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Joan E. Bauer: Dear Federico

Tonight, we’re watching Amarcord,

your dream-mix of homage, fable & satire.

The boisterous half-grown schoolboy Titta,

the fiery father, the long-suffering mother.

Not your true story, but surreal comedy.

Odd characters, much like your first humorous

columns in Rome’s bi-weekly Marc’Aurelio:

diva, handyman, maid, tobacconist, portrayed

with affection, alongside articles attacking France,

Roosevelt & the Jews. Fascist Italy, 1939.

Politics was never your province. Hard

to hate anyone, even the Blackshirts? 

When Titta’s father is arrested, suspected

of broadcasting ‘The Internationale’

from the church tower to mock the Fascists,

he’s not killed, but forced to drink an oozy

flood of castor oil. Then the comic washdown.

True, the ocean liner Rex never sailed past

Rimini, your hometown, but each year, a bonfire

to celebrate winter’s end. The spoofing of priests

& schoolmasters, the gorgeous & gullible Grandisca.

I love this movie. The nymphomaniac, the crazy uncle.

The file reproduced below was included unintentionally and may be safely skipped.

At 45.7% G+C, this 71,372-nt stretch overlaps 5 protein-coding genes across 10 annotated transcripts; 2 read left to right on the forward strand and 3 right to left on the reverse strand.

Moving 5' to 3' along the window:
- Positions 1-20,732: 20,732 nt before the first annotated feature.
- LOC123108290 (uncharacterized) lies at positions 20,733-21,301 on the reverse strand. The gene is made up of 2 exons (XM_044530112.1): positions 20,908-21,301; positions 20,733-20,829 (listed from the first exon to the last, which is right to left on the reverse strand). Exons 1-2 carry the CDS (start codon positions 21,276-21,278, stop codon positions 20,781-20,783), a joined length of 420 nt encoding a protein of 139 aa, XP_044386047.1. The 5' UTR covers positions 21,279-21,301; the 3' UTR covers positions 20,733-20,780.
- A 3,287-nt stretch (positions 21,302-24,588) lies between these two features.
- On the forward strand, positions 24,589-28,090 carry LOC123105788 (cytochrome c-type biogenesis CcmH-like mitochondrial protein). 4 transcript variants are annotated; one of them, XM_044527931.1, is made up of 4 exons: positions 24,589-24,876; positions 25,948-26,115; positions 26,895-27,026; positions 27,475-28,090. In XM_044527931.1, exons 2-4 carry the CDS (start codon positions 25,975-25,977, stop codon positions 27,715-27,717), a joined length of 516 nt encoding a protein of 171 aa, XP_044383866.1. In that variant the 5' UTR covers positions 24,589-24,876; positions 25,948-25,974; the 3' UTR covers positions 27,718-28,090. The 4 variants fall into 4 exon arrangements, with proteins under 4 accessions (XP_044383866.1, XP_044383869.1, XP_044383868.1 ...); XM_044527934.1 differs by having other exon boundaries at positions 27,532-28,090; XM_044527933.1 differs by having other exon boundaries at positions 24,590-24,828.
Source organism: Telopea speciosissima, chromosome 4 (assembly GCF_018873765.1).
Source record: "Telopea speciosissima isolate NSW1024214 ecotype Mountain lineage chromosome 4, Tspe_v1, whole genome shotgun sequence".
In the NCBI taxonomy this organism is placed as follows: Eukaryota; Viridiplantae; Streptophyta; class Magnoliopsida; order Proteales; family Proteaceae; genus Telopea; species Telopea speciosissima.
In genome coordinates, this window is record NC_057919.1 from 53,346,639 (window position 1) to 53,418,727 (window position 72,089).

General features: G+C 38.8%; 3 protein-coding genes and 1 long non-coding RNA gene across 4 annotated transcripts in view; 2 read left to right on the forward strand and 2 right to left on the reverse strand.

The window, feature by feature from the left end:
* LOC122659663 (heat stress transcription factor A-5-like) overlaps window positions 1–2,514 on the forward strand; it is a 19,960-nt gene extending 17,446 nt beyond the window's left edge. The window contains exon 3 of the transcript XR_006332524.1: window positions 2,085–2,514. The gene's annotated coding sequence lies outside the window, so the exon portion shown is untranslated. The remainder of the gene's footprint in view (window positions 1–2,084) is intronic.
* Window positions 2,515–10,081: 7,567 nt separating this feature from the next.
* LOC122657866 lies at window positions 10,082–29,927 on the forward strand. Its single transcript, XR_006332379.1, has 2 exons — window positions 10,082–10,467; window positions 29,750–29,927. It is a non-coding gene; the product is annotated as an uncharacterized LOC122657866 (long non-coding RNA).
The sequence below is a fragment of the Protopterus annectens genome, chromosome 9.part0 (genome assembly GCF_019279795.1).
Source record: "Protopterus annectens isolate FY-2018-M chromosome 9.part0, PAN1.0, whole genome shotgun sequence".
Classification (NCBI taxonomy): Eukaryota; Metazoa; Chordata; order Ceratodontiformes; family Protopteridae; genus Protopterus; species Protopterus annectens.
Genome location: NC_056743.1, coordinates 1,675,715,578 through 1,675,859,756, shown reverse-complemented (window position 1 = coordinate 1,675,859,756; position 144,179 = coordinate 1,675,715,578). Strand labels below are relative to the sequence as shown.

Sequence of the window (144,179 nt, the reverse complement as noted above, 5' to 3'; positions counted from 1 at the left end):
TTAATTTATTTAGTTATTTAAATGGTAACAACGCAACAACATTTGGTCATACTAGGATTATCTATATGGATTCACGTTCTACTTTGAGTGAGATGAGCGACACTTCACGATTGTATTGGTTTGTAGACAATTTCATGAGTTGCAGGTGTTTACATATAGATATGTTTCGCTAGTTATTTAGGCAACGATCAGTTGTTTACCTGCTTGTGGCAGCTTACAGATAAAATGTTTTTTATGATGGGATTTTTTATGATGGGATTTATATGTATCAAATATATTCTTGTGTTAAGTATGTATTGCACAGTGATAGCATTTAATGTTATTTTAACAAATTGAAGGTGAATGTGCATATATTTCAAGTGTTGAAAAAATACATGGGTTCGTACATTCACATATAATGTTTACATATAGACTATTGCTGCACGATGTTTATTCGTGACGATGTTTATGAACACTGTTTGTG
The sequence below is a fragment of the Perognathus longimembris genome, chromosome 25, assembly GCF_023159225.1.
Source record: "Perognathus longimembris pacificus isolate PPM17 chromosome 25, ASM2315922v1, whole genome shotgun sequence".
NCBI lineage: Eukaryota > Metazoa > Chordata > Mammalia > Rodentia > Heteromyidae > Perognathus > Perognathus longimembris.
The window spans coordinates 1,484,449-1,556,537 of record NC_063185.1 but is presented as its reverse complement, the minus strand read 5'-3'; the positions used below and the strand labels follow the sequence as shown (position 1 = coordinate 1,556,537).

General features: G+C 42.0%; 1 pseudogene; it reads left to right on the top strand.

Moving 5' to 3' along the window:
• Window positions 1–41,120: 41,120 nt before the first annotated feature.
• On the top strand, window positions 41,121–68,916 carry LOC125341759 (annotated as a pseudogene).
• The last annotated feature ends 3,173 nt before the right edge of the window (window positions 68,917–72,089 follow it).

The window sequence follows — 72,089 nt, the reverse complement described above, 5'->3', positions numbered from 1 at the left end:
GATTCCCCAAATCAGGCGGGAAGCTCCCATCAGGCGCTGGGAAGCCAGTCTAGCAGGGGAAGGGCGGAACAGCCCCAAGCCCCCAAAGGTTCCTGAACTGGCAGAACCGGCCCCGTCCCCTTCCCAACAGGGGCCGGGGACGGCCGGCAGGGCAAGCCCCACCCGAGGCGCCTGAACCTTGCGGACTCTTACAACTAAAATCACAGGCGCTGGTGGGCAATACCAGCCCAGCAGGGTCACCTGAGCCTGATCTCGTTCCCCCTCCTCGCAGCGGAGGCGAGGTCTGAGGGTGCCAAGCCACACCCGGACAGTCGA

The breath-stealing beauty of the snowfall, the peacock.

Was it Rossellini who urged you, Federico,

to become a director? A good job for a liar:

you have to pretend to know everything.


Copyright 2022 Joan E. Bauer. First published in Main Street Rag.

Joan E. Bauer  is the author of two full-length poetry collections, The Almost Sound of Drowning (Main Street Rag, 2008) and The Camera Artist (Turning Point, 2021). For some years, she worked as a teacher and counselor and now divides her time between Venice, CA and Pittsburgh, PA where she co-hosts and curates the Hemingway’s Summer Poetry Series with Kristofer Collins.   

Still shot from Amarcord by Federico Fellini

5 comments on “Joan E. Bauer: Dear Federico

  1. johnlawsonpoet
    April 23, 2022

    I never knew about Fellini’s journalism during the Fascist era. The poem captures the ambivalence I feel about another Mussolini supporter, Ezra Pound–an aesthetic adventurer from whom I’ve learned much, but the politics…ugh.

    Liked by 1 person

  2. ssteph2013
    April 23, 2022

    This brought so many memories of the film back! How I loved it. An interesting take on Fellini as well. Inspires me to want to read more about him.

    Liked by 2 people

    April 23, 2022

    Superb poem! I might’ve added the ridiculous blue Visqueen ocean movie set, such great humor in that, I’ve never forgotten. So funny because there’s so much available real water and he did that. Too much!

    Sent from my iPhone


    Liked by 2 people

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This entry was posted on April 23, 2022 by in Art and Cinema, Poetry and tagged , , , , , .

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